The black-tailed prairie dog is a rodent of the family Sciuridae found in the Great Plains of North America from about the United States-Canada border to the United States-Mexico border. Unlike some other prairie dogs, these animals do not hibernate; the black-tailed prairie dog can be seen above ground in midwinter. A black-tailed prairie dog town in Texas was reported to cover 25,000 sq mi and included 400,000,000 individuals. Prior to habitat destruction, this species may have been the most abundant prairie dog in central North America; this species was one of two described by the Lewis and Clark Expedition in the journals and diaries of their expedition. Black-tailed prairie dogs are tan in color, with lighter-colored bellies, they may have color variation in their pelt, such as dark fur on their back in black and brown tones. Their tails have black tips. Adults can weigh from 1.5 to 3.0 lb, males are heavier than females. Body length is from 14 to 17 in, with a 3-to-4 in tail; the black-tailed have black long claws used for digging.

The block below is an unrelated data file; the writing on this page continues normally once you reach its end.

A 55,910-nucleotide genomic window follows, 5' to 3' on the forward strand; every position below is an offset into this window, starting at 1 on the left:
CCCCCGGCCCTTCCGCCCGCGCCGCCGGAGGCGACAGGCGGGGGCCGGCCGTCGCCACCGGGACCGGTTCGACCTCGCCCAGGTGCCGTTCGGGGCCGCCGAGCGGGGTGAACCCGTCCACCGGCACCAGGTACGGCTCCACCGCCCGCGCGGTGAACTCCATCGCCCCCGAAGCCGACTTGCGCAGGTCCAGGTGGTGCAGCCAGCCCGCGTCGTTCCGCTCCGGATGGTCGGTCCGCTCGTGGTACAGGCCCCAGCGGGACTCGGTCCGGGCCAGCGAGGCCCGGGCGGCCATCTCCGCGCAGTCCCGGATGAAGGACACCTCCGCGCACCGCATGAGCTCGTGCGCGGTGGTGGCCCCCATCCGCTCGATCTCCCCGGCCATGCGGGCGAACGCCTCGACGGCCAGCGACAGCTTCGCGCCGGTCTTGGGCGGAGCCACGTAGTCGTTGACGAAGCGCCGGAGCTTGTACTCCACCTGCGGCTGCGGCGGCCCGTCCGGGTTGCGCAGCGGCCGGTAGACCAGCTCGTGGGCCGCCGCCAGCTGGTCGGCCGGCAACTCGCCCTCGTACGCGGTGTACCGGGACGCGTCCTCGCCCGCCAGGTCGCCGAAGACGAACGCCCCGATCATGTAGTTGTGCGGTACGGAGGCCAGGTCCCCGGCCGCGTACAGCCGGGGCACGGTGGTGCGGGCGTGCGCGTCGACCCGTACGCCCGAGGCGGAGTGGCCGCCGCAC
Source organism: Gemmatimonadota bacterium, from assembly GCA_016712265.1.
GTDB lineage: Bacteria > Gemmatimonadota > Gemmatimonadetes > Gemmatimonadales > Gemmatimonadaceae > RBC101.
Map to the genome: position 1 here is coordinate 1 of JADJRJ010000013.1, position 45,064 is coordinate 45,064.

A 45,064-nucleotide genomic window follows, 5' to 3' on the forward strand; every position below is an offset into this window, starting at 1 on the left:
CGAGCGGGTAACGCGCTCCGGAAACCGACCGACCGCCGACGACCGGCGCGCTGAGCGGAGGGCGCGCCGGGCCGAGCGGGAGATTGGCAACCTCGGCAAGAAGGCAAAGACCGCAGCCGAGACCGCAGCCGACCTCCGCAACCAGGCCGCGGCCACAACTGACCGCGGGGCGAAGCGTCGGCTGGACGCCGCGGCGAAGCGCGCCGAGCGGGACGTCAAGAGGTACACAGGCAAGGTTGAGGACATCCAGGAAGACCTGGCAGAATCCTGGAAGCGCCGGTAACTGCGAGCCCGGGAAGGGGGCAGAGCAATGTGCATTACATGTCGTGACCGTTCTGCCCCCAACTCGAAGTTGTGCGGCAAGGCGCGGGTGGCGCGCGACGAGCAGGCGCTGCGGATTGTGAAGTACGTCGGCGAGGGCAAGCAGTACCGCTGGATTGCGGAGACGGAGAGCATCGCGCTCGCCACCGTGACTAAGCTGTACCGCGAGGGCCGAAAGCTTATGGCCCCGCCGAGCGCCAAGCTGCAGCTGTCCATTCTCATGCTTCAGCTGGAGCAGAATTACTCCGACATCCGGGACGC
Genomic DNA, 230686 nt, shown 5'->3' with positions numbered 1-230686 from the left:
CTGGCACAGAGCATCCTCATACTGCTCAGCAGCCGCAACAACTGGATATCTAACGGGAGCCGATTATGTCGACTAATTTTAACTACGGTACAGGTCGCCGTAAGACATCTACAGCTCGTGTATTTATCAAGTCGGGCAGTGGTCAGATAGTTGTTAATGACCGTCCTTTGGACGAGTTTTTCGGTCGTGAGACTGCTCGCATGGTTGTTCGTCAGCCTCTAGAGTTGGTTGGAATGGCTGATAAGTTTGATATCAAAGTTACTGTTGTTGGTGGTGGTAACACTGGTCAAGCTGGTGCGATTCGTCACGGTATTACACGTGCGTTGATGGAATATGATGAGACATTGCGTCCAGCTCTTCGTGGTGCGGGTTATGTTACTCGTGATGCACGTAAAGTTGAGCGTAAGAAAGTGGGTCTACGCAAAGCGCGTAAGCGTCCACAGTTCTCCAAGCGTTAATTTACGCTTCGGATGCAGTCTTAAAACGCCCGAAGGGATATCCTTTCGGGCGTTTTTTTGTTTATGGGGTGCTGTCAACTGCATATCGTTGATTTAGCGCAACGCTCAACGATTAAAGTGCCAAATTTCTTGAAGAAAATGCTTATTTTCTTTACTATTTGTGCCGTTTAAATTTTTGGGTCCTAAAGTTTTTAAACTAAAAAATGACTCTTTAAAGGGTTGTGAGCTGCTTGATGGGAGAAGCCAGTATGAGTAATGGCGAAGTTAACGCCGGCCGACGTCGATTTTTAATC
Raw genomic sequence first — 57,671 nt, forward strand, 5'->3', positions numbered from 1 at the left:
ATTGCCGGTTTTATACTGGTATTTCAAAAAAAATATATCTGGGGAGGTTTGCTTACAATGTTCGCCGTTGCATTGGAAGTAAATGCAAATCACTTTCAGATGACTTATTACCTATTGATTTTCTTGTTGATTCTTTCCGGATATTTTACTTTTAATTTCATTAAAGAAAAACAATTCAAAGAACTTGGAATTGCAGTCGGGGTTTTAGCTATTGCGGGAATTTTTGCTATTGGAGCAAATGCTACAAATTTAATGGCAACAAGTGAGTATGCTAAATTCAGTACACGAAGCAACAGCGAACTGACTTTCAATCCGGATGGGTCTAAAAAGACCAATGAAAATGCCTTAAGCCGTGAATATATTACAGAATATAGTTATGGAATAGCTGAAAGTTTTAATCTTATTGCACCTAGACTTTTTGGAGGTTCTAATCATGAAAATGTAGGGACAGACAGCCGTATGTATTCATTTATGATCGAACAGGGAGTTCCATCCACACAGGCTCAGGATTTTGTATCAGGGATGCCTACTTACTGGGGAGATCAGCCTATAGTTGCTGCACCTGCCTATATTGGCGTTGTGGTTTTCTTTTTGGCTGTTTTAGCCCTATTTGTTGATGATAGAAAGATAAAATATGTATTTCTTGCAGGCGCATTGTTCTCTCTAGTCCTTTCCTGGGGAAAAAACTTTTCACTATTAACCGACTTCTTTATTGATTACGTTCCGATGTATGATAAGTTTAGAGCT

The body of the black-tailed prairie dog is compact, the ears are small and close to the head. The historic range of the black-tailed prairie dog was from southern Saskatchewan to Chihuahua and included portions of Montana, North Dakota, South Dakota, Colorado, Kansas, Texas and New Mexico; as of 2007, black-tailed prairie dogs occur across most excluding Arizona. Black-tailed prairie dogs are diurnal. Above-ground activity is reduced when rain or snow is falling and during days when the temperature exceeds 100 °F. During the winter months, black-tailed prairie dogs do not hibernate, they continue to leave the burrow to forage, but will enter a state of torpor at night to conserve energy. Torpor is categorized by a drop in metabolism, heart rate and respiration similar to hibernation, but is involuntary and shorter in duration. On average, black-tailed prairie dogs will lose twenty percent of their body weight during the fall winter season when they go through bouts of torpor; as winter progressed, the amount of time spent in torpor increases.